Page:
Jesus was also neither Republican nor Democrat.
    Mostly, he wasn't a republican. Today's GOP has none of the love, compassion, or concern that Christ had. They are pharisees.

    November 23, 2010 at 12:41 pm |
    • T_Gregory

      I definitely wouldn't disagree with you, but he wasn't for FORCED assistance; which is what the Democrats prefer. You're not exactly donating your money if it's being taken away from you by laws people put into place to "help" others.

      November 23, 2010 at 12:45 pm |
  7. Odalice Yolanda Feliz

    good to know.

    November 23, 2010 at 12:40 pm |
  8. Drake

    Hey Fosta- You sound like a well adjusted and opinionated boob. I bet you have a really high IQ too! Even if that dubious bet is correct, what exactly does that mean? Isaac Newton had perhaps the highest IQ ever and he was seriously Christian, as were many other "geniuses". Your point, assuming you have one, is as illogical as you are. Fade away now.

    November 23, 2010 at 12:39 pm |
  9. Gort01

    omg!!!! who cares....this is the stuypidest headline and waste of "news" space Ive ever seen...

    November 23, 2010 at 12:36 pm |
    • Mick

      thank you!

      November 23, 2010 at 12:42 pm |
  10. TheNorthernBear

    Fidel Castro is a Capitalist.......he is worth billions of dollars! Liberals, what do you say about that since you want death to capitalists?

    November 23, 2010 at 12:34 pm |
    • Da Truth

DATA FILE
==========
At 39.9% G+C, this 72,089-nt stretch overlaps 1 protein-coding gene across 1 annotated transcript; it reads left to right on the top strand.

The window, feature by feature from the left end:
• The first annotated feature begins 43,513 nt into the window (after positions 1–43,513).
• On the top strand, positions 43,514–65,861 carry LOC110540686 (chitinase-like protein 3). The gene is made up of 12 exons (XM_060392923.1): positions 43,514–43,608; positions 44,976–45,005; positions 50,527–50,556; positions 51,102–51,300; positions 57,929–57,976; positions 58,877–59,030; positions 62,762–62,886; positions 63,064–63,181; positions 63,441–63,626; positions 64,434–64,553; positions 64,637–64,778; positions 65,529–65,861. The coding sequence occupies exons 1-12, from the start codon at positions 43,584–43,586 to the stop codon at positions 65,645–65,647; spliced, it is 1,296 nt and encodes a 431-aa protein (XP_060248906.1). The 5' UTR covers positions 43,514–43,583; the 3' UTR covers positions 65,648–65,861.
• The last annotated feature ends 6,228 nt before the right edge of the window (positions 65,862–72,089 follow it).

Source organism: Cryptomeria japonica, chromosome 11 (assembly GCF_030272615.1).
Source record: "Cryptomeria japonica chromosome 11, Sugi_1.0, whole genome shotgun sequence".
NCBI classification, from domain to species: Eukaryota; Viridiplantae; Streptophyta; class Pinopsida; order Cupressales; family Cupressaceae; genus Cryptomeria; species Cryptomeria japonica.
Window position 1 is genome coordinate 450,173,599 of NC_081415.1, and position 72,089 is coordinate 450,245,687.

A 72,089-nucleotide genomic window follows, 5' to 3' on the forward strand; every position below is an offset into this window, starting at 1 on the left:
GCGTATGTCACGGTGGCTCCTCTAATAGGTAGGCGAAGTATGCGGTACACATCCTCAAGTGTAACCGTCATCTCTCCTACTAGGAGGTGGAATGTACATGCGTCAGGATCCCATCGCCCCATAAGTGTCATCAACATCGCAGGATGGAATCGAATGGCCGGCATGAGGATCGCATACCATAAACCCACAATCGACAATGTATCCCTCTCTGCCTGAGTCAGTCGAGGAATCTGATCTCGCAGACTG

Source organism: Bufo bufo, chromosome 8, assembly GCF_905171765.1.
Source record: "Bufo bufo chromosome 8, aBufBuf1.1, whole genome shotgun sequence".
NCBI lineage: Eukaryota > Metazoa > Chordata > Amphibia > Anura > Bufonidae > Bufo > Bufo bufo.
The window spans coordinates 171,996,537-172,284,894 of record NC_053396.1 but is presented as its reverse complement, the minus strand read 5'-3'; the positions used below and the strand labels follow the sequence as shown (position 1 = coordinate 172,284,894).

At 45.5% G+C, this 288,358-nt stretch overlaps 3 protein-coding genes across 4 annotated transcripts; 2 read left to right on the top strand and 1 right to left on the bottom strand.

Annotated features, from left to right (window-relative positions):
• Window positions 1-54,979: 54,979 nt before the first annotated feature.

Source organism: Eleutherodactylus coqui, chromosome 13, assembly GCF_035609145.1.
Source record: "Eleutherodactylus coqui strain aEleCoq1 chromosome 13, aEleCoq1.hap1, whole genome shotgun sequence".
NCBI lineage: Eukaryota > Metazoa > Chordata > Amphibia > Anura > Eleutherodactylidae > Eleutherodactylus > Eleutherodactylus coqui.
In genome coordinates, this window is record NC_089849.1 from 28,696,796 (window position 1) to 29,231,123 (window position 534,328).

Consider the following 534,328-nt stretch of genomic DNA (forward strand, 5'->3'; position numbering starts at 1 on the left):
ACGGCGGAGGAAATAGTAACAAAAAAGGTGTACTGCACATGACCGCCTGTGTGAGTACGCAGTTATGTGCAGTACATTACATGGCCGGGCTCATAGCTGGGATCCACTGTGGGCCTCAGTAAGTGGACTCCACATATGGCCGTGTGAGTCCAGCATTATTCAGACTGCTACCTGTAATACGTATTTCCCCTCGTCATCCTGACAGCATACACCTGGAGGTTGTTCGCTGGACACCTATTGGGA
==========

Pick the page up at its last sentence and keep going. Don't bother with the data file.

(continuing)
I say Sarah Palin!

      November 23, 2010 at 12:36 pm |
  11. Mark C

    He was a pacifist, socialist hippie, plain as day. The verbal gymnastics conservatives do to get around that blatantly obvious fact never cease to amuse me.

    November 23, 2010 at 12:34 pm |
    • T_Gregory

      Did Jesus say to help others ourselves...or to lobby our politicians and vote away money from other people to help others?

      November 23, 2010 at 12:46 pm |
  12. Fostah

    Why is this fiction taken seriously. The IQ level of the readers here really shows.

    November 23, 2010 at 12:32 pm |
  13. Linda

    We can say a lot of what Jesus Christ would want, but you only know about Him if you talk what you hear others
    say or have said about Him. He said if you love Him, keep His commandments: Love Him and Love one another.

    November 23, 2010 at 12:32 pm |
  14. Bill Meadows

    am i suddenly reading the onion??????

    what the hell does this have to do with anything??????

    November 23, 2010 at 12:31 pm |
    • Da Truth

      Sarah Palin?

      November 23, 2010 at 12:33 pm |
  15. Da Truth

    How does Sarah Palin figure into this?

    November 23, 2010 at 12:31 pm |
  16. Anon

    Jesus taught that everyone should help in the way that they can. For example, those who are rich can donate money and goods, those who are poor can donate time and love. Everyone has something to give but it must be given by choice. That is where the government goes wrong.

    November 23, 2010 at 12:30 pm |
  17. Jordan

    We all know that the Jews killed Jesus. And dogfighting should be legalized.

    November 23, 2010 at 12:30 pm |
  18. rjm

    jesus put the run on the jew bankers... good for him!

    rjm

    November 23, 2010 at 12:29 pm |
  19. Guster

    Yea. David Johnson and Dawkins, the rhetoric will make your head spin. Don't worry, God believes in you.

    November 23, 2010 at 12:28 pm |
  20. Irritated by stupid

    And the tooth fairy is a socialist...

    November 23, 2010 at 12:28 pm |
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The CNN Belief Blog covers the faith angles of the day's biggest stories, from breaking news to politics to entertainment, fostering a global conversation about the role of religion and belief in readers' lives. It's edited by CNN's Daniel Burke with contributions from Eric Marrapodi and CNN's worldwide news gathering team.